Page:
Employers in favour of compulsory vaccine for workers

Business association Foment del Treball wants similar measures to Italy

3 min
Josep Sánchez Llibre, president of Fomento, in an archive image.

BarcelonaThe debate on whether or not to force workers to get vaccinated against covid-19 is back in the spotlight. Last Thursday Italy approved a decree that forced all employees in both public and private companies. as well as the self-employed, to get a covid pass from October 15. This shows that they have received at least one dose of the vaccine or that they have had the disease. This Monday morning, it was the president of the Catalan employer association Foment del Treball, Josep Sánchez Llibre, who spoke in favour of applying this measure in Spain in an interview with TVE: "There is a 3% or 4% of the Spanish and Catalan workforce that could have got vaccinated and has not done so, and this can hinder companies' full economic recovery," he said. Then he added: "I think it would be good to make it compulsory, but it is a decision that is in the hands of the government and doctors".

In Italy, if a worker is not vaccinated or has not had the virus, they will have to undergo a test every two days, which will be recorded on the covid certificate. If this document is not presented or is falsified, the employee will face a fine of up to €1,500 or a temporary suspension from work and pay, but in no case would he be fired.

But could the measure be passed by decree in Spain? "With a simple decree it is very difficult, since it affects fundamental rights such as individual autonomy, health, privacy ...", explains Augusta Abogados labour lawyer and UOC lecturer Pere Vidal. A ruling by the National High Court in September 2010 already made it clear that compulsory vaccination could only be carried out for specific groups, such as health personnel or the army, and for all purposes for certain trips abroad or as a condition for entering Spain. The lawyer goes further and recalls that the Convention on Human Rights and Biomedicine establishes the principle of the "primacy of the human being", which says that the interest and welfare of the person "must prevail over the exclusive interest of society and science". In view of this situation, then, according to this labour lawyer, the legal formula that would best meet the proportionality test that any measure restricting fundamental rights must pass would be to make this compulsory only in some specific employment sectors. "They would have to be sectors especially exposed to risk, but in no case could it be a general measure", insists Vidal.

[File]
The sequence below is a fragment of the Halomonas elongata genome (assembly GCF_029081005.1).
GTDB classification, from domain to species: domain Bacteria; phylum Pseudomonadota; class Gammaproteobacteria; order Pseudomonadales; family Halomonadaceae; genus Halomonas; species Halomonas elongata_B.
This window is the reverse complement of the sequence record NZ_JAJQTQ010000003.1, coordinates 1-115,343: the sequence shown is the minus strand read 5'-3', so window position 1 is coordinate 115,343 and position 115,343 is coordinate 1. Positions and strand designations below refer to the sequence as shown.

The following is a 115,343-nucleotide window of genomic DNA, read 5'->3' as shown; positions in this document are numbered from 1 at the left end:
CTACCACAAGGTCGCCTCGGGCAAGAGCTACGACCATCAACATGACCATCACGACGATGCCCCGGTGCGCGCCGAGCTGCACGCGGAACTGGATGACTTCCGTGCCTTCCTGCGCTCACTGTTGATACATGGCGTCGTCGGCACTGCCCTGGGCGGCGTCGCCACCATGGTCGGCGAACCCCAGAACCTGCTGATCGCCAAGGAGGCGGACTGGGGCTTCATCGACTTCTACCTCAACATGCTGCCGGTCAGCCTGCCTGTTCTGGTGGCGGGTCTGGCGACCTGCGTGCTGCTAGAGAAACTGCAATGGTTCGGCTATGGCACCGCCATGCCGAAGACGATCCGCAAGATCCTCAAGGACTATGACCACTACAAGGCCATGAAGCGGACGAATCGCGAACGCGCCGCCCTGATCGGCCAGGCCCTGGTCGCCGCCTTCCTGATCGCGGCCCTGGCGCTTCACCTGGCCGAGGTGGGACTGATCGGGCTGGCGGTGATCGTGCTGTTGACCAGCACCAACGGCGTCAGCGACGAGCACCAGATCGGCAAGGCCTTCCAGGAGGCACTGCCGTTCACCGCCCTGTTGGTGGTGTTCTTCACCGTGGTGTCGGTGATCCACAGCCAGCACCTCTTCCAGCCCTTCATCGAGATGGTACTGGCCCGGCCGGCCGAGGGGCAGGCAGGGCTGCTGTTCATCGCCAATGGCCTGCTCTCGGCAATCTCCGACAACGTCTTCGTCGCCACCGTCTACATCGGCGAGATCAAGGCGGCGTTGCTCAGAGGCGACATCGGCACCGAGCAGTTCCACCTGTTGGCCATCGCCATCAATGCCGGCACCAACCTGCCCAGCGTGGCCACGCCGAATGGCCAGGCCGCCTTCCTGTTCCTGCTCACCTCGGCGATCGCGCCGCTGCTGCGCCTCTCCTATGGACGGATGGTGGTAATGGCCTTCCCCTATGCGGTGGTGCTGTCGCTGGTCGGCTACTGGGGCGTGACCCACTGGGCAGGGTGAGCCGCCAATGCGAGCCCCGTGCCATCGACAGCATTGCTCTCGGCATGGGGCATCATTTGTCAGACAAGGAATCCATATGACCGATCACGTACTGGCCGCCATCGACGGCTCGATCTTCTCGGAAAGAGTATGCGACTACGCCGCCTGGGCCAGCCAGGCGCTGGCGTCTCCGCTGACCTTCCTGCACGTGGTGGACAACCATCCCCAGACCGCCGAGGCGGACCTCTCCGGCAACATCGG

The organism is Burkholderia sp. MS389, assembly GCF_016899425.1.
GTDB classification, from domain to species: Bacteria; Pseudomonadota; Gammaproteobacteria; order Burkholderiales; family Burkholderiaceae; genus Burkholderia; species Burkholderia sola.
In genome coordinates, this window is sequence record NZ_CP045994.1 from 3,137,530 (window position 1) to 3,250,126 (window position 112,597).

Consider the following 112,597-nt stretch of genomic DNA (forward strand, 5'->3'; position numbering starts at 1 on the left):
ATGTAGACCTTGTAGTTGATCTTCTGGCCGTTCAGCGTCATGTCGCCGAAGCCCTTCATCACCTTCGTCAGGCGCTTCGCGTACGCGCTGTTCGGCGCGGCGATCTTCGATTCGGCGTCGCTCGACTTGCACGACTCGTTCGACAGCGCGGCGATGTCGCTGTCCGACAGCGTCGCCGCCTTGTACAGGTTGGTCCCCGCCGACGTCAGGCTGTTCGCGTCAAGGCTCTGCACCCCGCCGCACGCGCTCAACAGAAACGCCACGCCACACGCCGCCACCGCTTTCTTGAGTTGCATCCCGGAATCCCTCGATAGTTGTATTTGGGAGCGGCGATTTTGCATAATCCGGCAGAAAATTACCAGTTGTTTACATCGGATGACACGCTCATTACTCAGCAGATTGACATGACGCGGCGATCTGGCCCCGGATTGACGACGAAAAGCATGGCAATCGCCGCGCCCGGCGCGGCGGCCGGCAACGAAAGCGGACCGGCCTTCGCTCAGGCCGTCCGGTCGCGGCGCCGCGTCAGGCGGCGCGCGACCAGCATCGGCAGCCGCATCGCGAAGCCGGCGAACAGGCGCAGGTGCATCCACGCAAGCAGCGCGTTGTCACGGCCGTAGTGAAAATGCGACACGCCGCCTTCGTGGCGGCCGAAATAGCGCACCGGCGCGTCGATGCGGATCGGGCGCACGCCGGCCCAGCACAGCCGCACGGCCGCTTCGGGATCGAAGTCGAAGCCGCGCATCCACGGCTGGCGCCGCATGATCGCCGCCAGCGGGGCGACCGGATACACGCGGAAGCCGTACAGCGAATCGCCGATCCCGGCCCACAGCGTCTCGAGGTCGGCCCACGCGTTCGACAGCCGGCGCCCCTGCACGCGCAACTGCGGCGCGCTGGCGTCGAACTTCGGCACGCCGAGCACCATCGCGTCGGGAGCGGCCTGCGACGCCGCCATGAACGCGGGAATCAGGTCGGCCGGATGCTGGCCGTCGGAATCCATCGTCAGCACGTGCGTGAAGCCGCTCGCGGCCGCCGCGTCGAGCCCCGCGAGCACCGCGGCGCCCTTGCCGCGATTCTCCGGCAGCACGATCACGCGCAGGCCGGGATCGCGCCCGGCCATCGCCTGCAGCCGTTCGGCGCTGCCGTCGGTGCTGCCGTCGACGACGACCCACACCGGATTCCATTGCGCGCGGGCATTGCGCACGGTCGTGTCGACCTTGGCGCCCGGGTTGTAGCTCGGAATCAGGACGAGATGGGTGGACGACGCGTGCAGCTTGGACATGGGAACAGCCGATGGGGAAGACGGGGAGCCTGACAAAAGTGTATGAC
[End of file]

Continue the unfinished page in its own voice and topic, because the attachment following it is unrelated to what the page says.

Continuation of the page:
However, he also explains that the Supreme Court's recent decision to allow Galicia's regional government to establish the covid pass as a requirement to enter restaurants and nightclubs opens a small crack to do so by decree. "The sentence says that fundamental rights can give way to other (non-fundamental) rights or even general programmatic principles," the lawyer points out.

Italy is the first state in the European Union to take such a measure. Only employees who work from home are exempt. However, in Greece, unvaccinated workers are obliged to undergo a test on a regular basis and in the United States vaccination is also mandatory only among public employees and employees of large companies. There are also other countries where the law requires vaccination for citizens of legal age, such as Tajikistan and Turkmenistan, but these are exceptional cases.

The airport

In addition to vaccination, the president of the employers' association has also made an appeal to the Spanish and Catalan governments regarding the expansion of El Prat airport. Although the project has already been shelved by the central government, Sánchez Llibre says there is still time for the two governments to resume negotiations on the project in the next ten days, before the deadline of September 30, when the new Airspace ordinance will be approved. "There are still ten days until the 30th; ten days in politics is long", insisted Sánchez Llibre, who reiterated the need to expand the airport so that Barcelona does not become "a local capital instead of an international one". "If it is postponed for five years there will be political responsibilities," he added, referring to the upcoming elections.